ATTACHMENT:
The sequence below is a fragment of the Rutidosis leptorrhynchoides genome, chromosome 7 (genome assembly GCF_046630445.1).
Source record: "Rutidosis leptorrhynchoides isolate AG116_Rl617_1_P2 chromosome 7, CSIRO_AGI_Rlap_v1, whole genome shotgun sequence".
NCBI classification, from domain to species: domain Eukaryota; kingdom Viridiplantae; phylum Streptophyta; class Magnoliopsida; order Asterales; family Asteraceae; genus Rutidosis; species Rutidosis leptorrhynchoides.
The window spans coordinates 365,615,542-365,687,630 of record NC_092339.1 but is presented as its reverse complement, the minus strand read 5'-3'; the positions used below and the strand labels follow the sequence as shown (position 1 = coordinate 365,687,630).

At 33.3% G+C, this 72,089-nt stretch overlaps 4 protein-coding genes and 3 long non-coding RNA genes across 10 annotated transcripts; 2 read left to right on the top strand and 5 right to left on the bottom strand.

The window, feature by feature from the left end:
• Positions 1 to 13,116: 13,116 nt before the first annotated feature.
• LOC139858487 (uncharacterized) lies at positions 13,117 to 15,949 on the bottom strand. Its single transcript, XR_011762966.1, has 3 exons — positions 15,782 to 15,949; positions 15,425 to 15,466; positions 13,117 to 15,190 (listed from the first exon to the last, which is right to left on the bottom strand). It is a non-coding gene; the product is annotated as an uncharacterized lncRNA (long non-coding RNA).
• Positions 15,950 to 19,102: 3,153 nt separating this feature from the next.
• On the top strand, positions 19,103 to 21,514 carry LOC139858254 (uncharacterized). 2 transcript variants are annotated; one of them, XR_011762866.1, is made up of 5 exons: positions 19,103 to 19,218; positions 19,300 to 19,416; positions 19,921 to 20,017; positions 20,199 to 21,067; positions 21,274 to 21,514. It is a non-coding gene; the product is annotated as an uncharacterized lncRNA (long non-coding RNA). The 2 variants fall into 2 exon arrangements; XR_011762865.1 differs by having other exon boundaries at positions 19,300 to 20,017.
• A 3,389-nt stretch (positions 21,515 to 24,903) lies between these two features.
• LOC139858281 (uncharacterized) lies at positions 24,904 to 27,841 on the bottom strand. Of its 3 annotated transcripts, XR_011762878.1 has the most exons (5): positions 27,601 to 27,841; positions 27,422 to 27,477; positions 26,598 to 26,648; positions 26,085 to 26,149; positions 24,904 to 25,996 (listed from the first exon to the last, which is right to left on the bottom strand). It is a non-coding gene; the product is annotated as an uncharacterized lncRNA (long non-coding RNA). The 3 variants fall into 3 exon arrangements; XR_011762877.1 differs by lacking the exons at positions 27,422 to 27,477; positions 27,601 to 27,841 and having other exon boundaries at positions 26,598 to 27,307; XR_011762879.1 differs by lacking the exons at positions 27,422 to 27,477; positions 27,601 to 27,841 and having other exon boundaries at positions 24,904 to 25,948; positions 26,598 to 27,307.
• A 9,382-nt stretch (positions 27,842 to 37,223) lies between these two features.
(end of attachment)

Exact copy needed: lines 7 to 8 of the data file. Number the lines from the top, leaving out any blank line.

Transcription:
• Positions 1 to 13,116: 13,116 nt before the first annotated feature.
• LOC139858487 (uncharacterized) lies at positions 13,117 to 15,949 on the bottom strand. Its single transcript, XR_011762966.1, has 3 exons — positions 15,782 to 15,949; positions 15,425 to 15,466; positions 13,117 to 15,190 (listed from the first exon to the last, which is right to left on the bottom strand). It is a non-coding gene; the product is annotated as an uncharacterized lncRNA (long non-coding RNA).